There was a time when the influence of Africa on mainstream fashion amounted to the occasional appropriated ‘ethnic’ print in a western designer’s collection. But a new breed of consumers are embracing designers from Africa and its diaspora, and African designers and tastemakers are feeding into the global fashion dialogue.
There is currently a boom in homegrown African labels stocked in stores in London, New York and Tokyo, and both London and New York now play host to an annual African Fashion Week, showcasing authentic designs from the continent. The recent creation of the non-profit Africa Fashion Fund is another step towards broadening opportunities for African designers on the international stage, offering financial support and development opportunities for promising emerging designers from Africa through production and manufacturing assistance, grants and scholarships.
Online outlets such as Lalibella offer an opportunity to buy directly-sourced African fashion items, with all proceeds going to improve education facilities in Ethiopia.
Where once consumers settled for ersatz African clothing approximated by Western high fashion, now they are looking for the real deal. ‘The global consumer today is hyper-aware,’ says Bethlehem Tilahun Alemu, owner of the internationally distributed Ethiopian shoe label soleRebels. ‘They want authentic and innovative ideas delivered from the authors of those ideas.’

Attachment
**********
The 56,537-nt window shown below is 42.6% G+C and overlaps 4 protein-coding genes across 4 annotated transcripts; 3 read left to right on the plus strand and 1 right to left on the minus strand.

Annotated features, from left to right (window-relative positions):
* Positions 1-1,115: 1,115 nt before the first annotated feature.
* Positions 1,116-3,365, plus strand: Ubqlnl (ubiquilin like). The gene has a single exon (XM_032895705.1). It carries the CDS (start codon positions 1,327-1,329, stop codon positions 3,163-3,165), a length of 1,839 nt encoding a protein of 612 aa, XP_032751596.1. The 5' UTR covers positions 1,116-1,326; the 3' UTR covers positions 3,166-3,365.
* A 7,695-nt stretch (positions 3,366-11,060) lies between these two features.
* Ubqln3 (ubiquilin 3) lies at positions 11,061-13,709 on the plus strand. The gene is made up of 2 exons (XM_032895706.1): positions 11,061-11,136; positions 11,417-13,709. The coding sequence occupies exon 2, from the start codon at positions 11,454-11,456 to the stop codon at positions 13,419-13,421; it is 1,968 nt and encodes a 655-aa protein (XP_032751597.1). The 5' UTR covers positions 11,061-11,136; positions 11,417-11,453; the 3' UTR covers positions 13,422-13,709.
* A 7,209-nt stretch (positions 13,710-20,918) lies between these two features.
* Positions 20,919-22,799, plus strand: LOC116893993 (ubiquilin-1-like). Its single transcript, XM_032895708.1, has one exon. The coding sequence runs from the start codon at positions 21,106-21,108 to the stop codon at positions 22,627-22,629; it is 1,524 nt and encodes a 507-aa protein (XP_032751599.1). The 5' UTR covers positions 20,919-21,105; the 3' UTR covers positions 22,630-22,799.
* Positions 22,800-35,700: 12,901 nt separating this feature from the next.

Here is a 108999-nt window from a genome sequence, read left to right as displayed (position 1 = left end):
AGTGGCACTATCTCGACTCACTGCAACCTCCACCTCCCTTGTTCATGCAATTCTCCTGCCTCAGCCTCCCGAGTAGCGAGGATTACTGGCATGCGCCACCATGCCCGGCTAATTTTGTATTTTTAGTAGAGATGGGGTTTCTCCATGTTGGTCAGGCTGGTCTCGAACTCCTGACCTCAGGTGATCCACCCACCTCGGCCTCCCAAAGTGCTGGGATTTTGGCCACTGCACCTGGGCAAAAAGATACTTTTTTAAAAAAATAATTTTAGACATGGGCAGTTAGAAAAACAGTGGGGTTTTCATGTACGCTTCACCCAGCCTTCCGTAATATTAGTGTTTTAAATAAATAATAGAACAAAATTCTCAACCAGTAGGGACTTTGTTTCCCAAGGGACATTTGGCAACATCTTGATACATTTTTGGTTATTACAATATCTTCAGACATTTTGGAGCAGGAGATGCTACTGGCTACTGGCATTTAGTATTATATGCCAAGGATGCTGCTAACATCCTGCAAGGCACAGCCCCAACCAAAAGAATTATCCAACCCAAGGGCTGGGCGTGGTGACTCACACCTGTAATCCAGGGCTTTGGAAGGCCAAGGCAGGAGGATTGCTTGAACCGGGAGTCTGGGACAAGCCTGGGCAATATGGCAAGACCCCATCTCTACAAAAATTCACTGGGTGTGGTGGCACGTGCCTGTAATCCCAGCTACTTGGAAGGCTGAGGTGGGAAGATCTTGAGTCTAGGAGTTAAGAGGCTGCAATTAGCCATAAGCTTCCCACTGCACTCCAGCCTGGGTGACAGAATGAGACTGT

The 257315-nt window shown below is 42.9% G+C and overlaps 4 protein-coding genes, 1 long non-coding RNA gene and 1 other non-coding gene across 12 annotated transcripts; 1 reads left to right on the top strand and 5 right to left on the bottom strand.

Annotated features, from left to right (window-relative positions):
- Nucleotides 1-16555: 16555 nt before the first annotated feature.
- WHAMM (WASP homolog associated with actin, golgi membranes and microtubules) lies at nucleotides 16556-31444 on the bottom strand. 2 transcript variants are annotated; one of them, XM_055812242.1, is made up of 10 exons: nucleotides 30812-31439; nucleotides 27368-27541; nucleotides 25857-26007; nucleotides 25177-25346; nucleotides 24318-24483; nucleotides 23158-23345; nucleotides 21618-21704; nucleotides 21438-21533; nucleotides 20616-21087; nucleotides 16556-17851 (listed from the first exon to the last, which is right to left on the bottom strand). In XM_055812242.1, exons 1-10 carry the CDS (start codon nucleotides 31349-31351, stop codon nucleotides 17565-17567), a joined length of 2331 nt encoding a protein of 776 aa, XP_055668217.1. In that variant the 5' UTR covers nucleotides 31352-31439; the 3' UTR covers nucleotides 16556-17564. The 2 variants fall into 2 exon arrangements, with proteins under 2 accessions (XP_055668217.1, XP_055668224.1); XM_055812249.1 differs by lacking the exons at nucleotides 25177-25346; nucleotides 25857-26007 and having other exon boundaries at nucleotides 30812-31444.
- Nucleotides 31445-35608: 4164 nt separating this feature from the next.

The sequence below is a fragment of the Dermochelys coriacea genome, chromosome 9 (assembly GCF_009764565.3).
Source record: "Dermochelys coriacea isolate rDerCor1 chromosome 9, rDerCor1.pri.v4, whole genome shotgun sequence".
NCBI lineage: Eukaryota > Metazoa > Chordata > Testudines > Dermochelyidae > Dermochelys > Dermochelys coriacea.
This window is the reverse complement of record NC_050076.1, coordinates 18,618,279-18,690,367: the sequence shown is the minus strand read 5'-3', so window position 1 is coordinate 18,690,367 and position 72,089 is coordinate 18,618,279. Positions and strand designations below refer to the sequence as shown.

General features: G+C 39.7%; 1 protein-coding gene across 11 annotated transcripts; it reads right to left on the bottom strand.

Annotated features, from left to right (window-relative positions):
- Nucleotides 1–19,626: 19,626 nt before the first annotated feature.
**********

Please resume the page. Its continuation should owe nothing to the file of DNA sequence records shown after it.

These global African designers are garnering the seal of celebrity approval, too: witness the Oscar-winning actress Lupita Nyong’o sporting several dazzling print dresses by Nigerian brand Maki Oh on her ‘homecoming tour’ of Kenya; US First Lady Michelle Obama rocking a colourful print skirt by Ghanaian label Osei-Duro; and superstar singer Beyoncé stepping out in a coat and skirt by Ghana’s Kisua label.
Samuel Mensah, the entrepreneur behind Kisua, sees African designers gaining control of their cultural property. ‘It was a good thing to see international designers putting African fashion on the map. Now we’re starting to see Africa taking ownership of its own cultural assets,’ he says. ‘African designers are being noticed. They are stocked in international stores.’
In part, this trend is perhaps driven by a perceived yearning among the many in the global African Disapora to display a sense of African identity. Huffington Post blogger Chayet Chienin notes a boom in designs that proudly display affiliation with African cities and countries, including the French label Africa Is The Future and New York T-shirt brand Caven Etomi. ‘Africans belonging to today’s Diaspora,’ writes Chienin, ‘are undergoing a real return to the roots.’
Whatever the reason, African fashion is on the rise. In May the market-research firm Euromonitor valued sub-Saharan Africa’s clothing and footwear market at $31 billion, and with international distribution growing, and discretionary incomes rising within the continent, too, and many believe this figure is set to increase.
One such voice is the Nigerian designer Deloa Sagoe, who has been contributing to African fashion for 25 years. She has argued the African fashion industry has potential for massive growth. ‘Just in Africa there is a huge market, without even going to Europe… and the US, there is a huge market there,’ she argues.
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